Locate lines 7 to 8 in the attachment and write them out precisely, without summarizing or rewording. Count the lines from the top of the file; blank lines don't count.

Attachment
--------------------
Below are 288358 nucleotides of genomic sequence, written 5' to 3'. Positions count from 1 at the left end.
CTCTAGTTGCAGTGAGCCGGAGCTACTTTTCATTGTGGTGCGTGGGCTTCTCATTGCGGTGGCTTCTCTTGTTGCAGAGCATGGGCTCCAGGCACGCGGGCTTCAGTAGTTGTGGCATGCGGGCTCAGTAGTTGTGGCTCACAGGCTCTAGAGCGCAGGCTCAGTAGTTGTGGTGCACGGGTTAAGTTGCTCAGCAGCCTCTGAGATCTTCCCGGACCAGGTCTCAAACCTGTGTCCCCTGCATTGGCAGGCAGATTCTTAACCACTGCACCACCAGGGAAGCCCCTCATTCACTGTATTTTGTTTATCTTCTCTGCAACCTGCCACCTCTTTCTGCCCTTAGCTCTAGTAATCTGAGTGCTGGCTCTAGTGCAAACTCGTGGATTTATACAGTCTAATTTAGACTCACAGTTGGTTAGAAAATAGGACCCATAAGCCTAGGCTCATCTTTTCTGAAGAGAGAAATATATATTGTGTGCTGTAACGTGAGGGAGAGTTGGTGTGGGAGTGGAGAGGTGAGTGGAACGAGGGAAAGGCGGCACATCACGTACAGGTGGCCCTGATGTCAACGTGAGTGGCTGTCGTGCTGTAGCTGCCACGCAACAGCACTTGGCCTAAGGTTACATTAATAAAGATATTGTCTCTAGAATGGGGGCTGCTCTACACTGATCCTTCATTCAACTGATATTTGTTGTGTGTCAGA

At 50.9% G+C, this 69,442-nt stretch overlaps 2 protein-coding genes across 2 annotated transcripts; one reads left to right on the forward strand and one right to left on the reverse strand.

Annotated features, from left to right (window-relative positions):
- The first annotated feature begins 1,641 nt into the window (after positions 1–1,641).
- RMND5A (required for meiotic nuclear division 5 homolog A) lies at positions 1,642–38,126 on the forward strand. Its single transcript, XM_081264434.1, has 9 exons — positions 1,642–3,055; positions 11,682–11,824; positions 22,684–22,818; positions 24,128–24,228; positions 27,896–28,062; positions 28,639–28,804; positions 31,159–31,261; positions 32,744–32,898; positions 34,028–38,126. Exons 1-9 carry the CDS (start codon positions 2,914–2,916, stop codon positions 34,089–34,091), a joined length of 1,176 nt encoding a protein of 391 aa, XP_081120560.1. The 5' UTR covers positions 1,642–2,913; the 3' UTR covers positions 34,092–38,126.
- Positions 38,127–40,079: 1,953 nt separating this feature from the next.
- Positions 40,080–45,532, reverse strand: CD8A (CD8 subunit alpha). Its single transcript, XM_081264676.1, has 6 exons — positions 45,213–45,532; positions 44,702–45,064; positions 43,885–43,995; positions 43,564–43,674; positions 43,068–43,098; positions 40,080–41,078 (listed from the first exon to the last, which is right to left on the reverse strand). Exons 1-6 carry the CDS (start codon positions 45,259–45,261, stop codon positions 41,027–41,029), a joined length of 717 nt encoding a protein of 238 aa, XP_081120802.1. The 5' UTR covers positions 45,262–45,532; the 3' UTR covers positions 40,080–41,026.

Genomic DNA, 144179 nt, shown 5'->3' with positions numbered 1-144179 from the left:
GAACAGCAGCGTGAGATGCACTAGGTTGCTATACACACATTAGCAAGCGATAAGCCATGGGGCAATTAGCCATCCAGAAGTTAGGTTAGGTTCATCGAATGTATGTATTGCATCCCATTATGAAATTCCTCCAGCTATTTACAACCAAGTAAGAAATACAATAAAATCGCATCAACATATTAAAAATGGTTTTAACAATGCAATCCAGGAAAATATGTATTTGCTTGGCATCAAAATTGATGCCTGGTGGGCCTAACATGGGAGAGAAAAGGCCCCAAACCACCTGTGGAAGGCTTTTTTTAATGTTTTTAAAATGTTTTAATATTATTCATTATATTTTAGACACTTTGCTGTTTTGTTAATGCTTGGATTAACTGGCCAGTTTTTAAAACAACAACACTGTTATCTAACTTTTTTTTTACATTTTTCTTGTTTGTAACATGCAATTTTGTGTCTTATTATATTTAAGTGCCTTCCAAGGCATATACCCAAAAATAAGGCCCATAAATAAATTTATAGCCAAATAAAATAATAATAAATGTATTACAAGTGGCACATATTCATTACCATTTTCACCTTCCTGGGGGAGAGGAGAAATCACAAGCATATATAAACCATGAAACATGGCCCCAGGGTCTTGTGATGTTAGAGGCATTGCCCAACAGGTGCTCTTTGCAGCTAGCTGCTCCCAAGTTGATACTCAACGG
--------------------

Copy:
- Positions 38,127–40,079: 1,953 nt separating this feature from the next.
- Positions 40,080–45,532, reverse strand: CD8A (CD8 subunit alpha). Its single transcript, XM_081264676.1, has 6 exons — positions 45,213–45,532; positions 44,702–45,064; positions 43,885–43,995; positions 43,564–43,674; positions 43,068–43,098; positions 40,080–41,078 (listed from the first exon to the last, which is right to left on the reverse strand). Exons 1-6 carry the CDS (start codon positions 45,259–45,261, stop codon positions 41,027–41,029), a joined length of 717 nt encoding a protein of 238 aa, XP_081120802.1. The 5' UTR covers positions 45,262–45,532; the 3' UTR covers positions 40,080–41,026.